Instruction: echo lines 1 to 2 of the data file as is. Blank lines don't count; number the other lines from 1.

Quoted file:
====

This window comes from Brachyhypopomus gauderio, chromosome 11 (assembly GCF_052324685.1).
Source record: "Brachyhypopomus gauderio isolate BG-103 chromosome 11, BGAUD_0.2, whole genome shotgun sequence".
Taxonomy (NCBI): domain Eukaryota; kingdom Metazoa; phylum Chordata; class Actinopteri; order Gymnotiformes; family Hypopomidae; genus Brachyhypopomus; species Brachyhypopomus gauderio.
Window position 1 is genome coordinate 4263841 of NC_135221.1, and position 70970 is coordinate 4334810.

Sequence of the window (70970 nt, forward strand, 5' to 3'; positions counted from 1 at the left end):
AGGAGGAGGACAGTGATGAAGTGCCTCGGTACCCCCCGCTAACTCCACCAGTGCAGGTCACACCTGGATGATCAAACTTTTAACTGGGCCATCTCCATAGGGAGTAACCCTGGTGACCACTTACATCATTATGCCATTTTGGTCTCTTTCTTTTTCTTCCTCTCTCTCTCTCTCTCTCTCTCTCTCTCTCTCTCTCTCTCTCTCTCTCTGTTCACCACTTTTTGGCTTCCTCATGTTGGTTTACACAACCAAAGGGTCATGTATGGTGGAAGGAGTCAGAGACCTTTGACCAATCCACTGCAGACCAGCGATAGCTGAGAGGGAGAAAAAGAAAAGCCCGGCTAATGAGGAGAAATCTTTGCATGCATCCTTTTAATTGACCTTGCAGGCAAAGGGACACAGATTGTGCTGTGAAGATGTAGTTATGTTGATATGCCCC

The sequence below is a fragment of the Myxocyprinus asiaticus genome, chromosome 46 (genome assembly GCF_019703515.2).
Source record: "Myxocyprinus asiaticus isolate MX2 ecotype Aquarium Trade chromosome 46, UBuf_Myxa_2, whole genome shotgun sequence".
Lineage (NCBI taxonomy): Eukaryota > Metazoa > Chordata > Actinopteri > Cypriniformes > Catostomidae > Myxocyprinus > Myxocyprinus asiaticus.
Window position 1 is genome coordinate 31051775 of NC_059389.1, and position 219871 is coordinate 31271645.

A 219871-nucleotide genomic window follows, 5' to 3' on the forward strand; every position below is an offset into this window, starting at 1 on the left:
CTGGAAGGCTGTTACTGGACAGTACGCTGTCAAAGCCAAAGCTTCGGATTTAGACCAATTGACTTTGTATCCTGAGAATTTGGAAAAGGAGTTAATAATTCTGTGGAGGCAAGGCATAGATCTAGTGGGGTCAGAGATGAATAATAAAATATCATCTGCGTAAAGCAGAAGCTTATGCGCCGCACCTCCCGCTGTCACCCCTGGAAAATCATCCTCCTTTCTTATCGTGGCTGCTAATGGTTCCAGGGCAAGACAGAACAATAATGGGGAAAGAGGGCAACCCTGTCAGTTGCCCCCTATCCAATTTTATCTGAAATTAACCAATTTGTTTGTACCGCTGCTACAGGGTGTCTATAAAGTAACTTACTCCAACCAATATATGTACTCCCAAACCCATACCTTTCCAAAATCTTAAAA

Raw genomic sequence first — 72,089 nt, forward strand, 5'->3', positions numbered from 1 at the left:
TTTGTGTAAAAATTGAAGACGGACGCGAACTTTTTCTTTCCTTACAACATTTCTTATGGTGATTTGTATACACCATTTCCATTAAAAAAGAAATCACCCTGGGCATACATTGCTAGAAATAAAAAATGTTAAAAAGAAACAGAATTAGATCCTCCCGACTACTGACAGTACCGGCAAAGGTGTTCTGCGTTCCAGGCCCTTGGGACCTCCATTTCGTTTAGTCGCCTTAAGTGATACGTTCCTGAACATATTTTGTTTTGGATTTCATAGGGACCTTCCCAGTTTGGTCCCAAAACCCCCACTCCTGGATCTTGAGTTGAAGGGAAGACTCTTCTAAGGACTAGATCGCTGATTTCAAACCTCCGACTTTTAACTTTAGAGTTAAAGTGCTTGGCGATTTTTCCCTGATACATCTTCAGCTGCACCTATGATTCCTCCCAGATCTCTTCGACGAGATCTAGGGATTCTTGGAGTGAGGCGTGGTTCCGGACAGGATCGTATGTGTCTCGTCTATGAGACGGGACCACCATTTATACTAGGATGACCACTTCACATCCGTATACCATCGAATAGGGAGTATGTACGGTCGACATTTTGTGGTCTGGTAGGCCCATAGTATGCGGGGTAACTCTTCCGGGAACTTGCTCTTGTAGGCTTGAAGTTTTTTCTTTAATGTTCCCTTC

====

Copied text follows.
This window comes from Brachyhypopomus gauderio, chromosome 11 (assembly GCF_052324685.1).
Source record: "Brachyhypopomus gauderio isolate BG-103 chromosome 11, BGAUD_0.2, whole genome shotgun sequence".